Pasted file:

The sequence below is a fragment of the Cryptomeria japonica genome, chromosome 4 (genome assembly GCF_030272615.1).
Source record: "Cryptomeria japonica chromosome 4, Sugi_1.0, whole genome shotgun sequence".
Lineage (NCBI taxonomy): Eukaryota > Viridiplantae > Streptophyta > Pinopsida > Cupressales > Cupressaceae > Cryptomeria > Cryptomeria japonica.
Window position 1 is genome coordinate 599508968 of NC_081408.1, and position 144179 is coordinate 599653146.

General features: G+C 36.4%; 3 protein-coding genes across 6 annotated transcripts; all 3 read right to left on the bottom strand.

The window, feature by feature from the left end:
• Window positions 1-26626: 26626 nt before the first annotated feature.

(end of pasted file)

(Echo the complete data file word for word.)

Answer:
The sequence below is a fragment of the Cryptomeria japonica genome, chromosome 4 (genome assembly GCF_030272615.1).
Source record: "Cryptomeria japonica chromosome 4, Sugi_1.0, whole genome shotgun sequence".
Lineage (NCBI taxonomy): Eukaryota > Viridiplantae > Streptophyta > Pinopsida > Cupressales > Cupressaceae > Cryptomeria > Cryptomeria japonica.
Window position 1 is genome coordinate 599508968 of NC_081408.1, and position 144179 is coordinate 599653146.

General features: G+C 36.4%; 3 protein-coding genes across 6 annotated transcripts; all 3 read right to left on the bottom strand.

The window, feature by feature from the left end:
• Window positions 1-26626: 26626 nt before the first annotated feature.